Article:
As the world becomes more digital and enriched with new and better ways to communicate, it can become difficult to match what we want to demonstrate with the actual use of the tools at hand. Relatively simple applications, like Facebook, LinkedIn, and Twitter, are now very robust ecosystems, with their own unique voicing and content. Put simply, you have to learn how you speak to all of these audiences differently to be effective. In Q4, where sales pressures and end-of-year budgets make it critical to hit number and leads aggressively, social can be the trump card.
Selling, largely, has been the slowest part of the business in adapting to how customers and prospects communicate today. Social media, in any form, is generally looked at by sales as a “marketing only” effort, and in the worst cases, is seen as a gimmick with little ROI. Yet, our goal as marketers and sales executives is alignment, reaching prospects in as many ways as possible during the sales process. There has to be better cohesion, a “command of the space” on all levels that Hubspot prompts.
Enter social selling. When a prospect (of any size) is interested in your product, they no longer just read your blog, visit your website, or perhaps download an ebook. Instead, they dig deeper, seeing how you communicate and interact with customers or leads, how your team positions itself online, and ultimately how much you are embracing the digital front as a company and as individuals. The gist is that all members of your company and organization need to have clearly defined social presences, sharing content on profiles that all speak to the same story. While enforcing cohesion may not work, sharing the benefits and goals of social selling will encourage team members to join in.
Social selling is not hard, but it does take alignment and work.
LinkedIn, believe it or not, is the most important network for business – this is where prospects evaluate your team and it serves almost as a secondary website. Your sales team already uses it for prospecting, but if you focus on it only as a tool to find information, then you are missing out on leads. Focus on how you describe the company and product not only on the company page (that you should be updating!) but also on individual team member profiles.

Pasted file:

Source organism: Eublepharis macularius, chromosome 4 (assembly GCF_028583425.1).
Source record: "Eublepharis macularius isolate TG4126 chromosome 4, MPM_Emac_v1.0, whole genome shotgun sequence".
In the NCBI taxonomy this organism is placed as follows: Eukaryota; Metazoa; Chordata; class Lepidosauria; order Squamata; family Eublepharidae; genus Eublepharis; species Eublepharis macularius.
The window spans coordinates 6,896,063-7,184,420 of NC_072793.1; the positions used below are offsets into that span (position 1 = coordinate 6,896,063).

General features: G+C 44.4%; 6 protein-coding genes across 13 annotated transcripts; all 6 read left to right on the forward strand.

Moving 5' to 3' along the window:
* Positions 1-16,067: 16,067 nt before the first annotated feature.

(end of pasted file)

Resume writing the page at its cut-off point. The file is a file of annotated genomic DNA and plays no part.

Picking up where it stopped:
The mix of role-specific information and a summary of the company helps show strong cohesion.
- Use the same concise, effective copy you use on your website to describe your company on your LinkedIn company page.
- Create a core, one paragraph message to describe your company and product. Have every team member not only update their LinkedIn profile with their current role and functions but also include this paragraph within the actual role. This way, a prospect inspecting your CEO’s credentials, for example, sees strong cohesion, legitimacy, and purpose. All of this adds up to the creation of a strong impression.
- Pictures are vital. Keep headshots up to date and make your profile inviting and complete. The details truly matter!
Much of the short, constant flow of business-related conversation happens on Twitter. The medium offers companies and team members a perfect chance to share constantly and warm leads, and should already be a large part of your marketing strategy. Yet, as with LinkedIn, the same methodology of social selling can be used to do much more on the platform.
A well-designed team member bio, from CommercialTribe cofounder, Jonathan Palay.
- Include a company Twitter handle and possibly website link in employee bios. That way, their contacts or a prospect can easily get to the company feed.
- Prompt employees to share company updates, new content, or pictures occasionally on their own feeds. Not only does this increase the reach and buzz of the company, but can also boost hiring efforts, warm more leads, or attract new sectors of attention.
- Interact with your prospects. The sales team, in particular, can benefit from lightly sharing and interacting with key prospects on Twitter. While the strategy is not likely to truly convert a lead, it will humanize the selling experience and keep your company’s name firmly in a prospect’s mind.
Facebook is often overlooked for B2B efforts, and for good reason: it tends to be more personal and blocked in many corporate environments! However, it does play a role in culture and content. Rather than interacting with prospects, the goal here is to push out the best content through your employees. Find the content that is accessible, high quality, and useful for both companies and employees, and encourage your team to share it. A great example is the type of content shared by Hubspot – inviting, multi-functional, and designed to be browsed easily.